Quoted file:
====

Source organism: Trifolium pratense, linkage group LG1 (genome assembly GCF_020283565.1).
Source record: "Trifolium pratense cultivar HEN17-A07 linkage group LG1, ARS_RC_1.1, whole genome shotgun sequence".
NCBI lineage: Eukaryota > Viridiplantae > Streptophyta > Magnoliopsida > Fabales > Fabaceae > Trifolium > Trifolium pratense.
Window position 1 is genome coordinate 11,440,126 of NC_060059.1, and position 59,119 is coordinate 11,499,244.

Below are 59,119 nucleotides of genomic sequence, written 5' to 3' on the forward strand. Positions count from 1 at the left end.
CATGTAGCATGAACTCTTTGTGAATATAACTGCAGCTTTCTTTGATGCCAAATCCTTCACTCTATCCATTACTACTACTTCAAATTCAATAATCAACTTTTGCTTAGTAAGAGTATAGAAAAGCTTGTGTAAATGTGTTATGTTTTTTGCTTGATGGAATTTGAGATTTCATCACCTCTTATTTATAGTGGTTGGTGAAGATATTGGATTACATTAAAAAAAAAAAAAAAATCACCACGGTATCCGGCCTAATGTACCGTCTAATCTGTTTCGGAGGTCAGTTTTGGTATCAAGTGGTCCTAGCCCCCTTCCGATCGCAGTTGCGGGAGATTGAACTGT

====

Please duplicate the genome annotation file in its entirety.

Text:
Source organism: Trifolium pratense, linkage group LG1 (genome assembly GCF_020283565.1).
Source record: "Trifolium pratense cultivar HEN17-A07 linkage group LG1, ARS_RC_1.1, whole genome shotgun sequence".
NCBI lineage: Eukaryota > Viridiplantae > Streptophyta > Magnoliopsida > Fabales > Fabaceae > Trifolium > Trifolium pratense.
Window position 1 is genome coordinate 11,440,126 of NC_060059.1, and position 59,119 is coordinate 11,499,244.

Below are 59,119 nucleotides of genomic sequence, written 5' to 3' on the forward strand. Positions count from 1 at the left end.
CATGTAGCATGAACTCTTTGTGAATATAACTGCAGCTTTCTTTGATGCCAAATCCTTCACTCTATCCATTACTACTACTTCAAATTCAATAATCAACTTTTGCTTAGTAAGAGTATAGAAAAGCTTGTGTAAATGTGTTATGTTTTTTGCTTGATGGAATTTGAGATTTCATCACCTCTTATTTATAGTGGTTGGTGAAGATATTGGATTACATTAAAAAAAAAAAAAAAATCACCACGGTATCCGGCCTAATGTACCGTCTAATCTGTTTCGGAGGTCAGTTTTGGTATCAAGTGGTCCTAGCCCCCTTCCGATCGCAGTTGCGGGAGATTGAACTGT